Posted by: seattledizzygroup | June 16, 2014

Feldenkrais and Easier Movement

Feldenkrais photo

Feldenkrais and Easier Movement:

The Most Efficient Way to a Limber & Comfortable Body

by Irene Pasternack & Ed Mills

of Move Beyond Limits

(Presented to Seattle Dizzy Group on 5/10/14)

Feldenkrais Method® gentle movement lessons improve sensitivity and balance in the feet, ankles, and sit bones.  Fine-tuning the ability to organize over our feet helps us compensate for vestibular challenges, and increase comfort and safety.  This presentation gives exercises which address various movement challenges, relieve day-time stress, and help us relax into sleep. Also, learn tips to ease tension and travel more comfortably.

Introduction to Feldenkrais

The Feldenkrais Method® is for anyone who wants to reconnect with their natural abilities to move, think and feel. Whether you want to be more comfortable sitting at your computer, playing with your children and grandchildren, or performing a favorite pastime, these gentle lessons can improve your overall well-being.

Learning to move with less effort makes daily life easier. Because the Feldenkrais Method® focuses on the relationship between movement and thought, increased mental awareness and creativity accompany physical improvements. Everyone can benefit from the Feldenkrais Method®.

We improve our well-being when we learn to fully use ourselves. Our intelligence depends upon the opportunity we take to experience and learn on our own. This self-learning leads to full, dynamic living.

Ordinarily, we learn just enough to function. For example, we learn to use our hands well enough to eat, our legs well enough to walk. Our abilities to function with a greater range of ease and skill, however, remain to be developed. The Feldenkrais Method® teaches—through movement—how we can improve our capabilities to function in our daily lives.

(Information from www.feldenkrais.com).

Instructions for Movement Lessons

These short explorations are meant to help you relax and stay limber.  Have fun experimenting.

  • Move slowly, so that you can sense how you start the move.
  • Repeat each movement a few times, and take frequent pauses.
  • As you quietly observe yourself, notice:

    • Are you breathing easily?
    • Is any other part holding? (Jaw? Stomach?) Can you let it go?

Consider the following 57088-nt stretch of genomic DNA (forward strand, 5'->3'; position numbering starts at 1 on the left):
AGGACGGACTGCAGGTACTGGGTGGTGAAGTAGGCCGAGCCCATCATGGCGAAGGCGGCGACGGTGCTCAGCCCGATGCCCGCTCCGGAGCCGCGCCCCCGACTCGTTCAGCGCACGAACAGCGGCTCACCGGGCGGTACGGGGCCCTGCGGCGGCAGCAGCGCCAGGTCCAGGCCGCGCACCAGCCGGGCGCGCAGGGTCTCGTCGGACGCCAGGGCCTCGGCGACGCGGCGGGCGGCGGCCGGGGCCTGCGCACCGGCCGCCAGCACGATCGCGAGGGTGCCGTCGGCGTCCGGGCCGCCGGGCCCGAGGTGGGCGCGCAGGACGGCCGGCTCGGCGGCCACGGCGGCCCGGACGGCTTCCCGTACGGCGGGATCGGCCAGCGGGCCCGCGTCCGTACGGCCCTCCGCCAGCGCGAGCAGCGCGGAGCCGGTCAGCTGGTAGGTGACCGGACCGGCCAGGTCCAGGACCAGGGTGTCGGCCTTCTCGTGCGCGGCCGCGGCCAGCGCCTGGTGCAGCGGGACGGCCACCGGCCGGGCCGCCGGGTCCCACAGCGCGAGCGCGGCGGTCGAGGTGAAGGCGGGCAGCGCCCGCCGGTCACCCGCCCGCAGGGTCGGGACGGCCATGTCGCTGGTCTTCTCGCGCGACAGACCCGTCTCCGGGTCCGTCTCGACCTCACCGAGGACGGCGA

• What can you do to smooth out the motion?
    • Is the movement symmetrical on the two sides of you?
    • What feels different after this exploration?

 Go Deeper

  • Once a movement feels easy, try making it smaller. Or, just imagine doing the movement.
  • If the quality of a movement is nicer on one side, explore using that side to teach the other. See what else moves on the easy side, and try that on the other side.

Anytime You’re Stiff, Sore, or Bored

Moving parts of yourself around an imaginary face of a clock is a great way to target a specific area you’d like to relax. You can do these movements while you’re sitting or lying down.

Pelvic Clock

  • Imagine sitting or lying on a clock no bigger than a CD and rocking the weight of your pelvis towards the numbers on the dial.
  • Build your clock slowly. Start by moving forward or back (in sitting) or up and down (in lying), and then gently rocking side-to-side.
  • Explore small sections of the clock: an arc from 12-3, 3-6, 6-9, 9-12, then half-circles, and then circles in each direction.
  • Go slow and small so that you can smooth the circle as you go.
  • Try moving from the center out to a number, and back to the center.
  • Vary the clock size.
  • Clocks can also be done with the shoulder, ear, or heel:

    • Shoulder or ear: Imagine a clock next to you (12 is up, 6 is down, 9 is forward, 3 is behind).
    • Heel: Imagine a watch-sized clock behind your heel.

When You’re Lying Down

Soothe your back:

On your back, bend your knees and bring your feet to standing. Gently and slowly lower both knees to one side, and then to the other. Only go as far as is comfortable. Explore how your spine gently twists and invites your head to move.

Use your breath to unwind:

  • Slowly breathe in and out. Notice where you move most. On the inhale, place one hand on that spot, and let it ride on the breath for several easy breaths. Put one hand on your upper chest and one on your lower belly and sense the movements of the two hands. Gently suspend your exhale while you move the air between your chest and belly. Feel the seesaw movements. Breathe out as needed.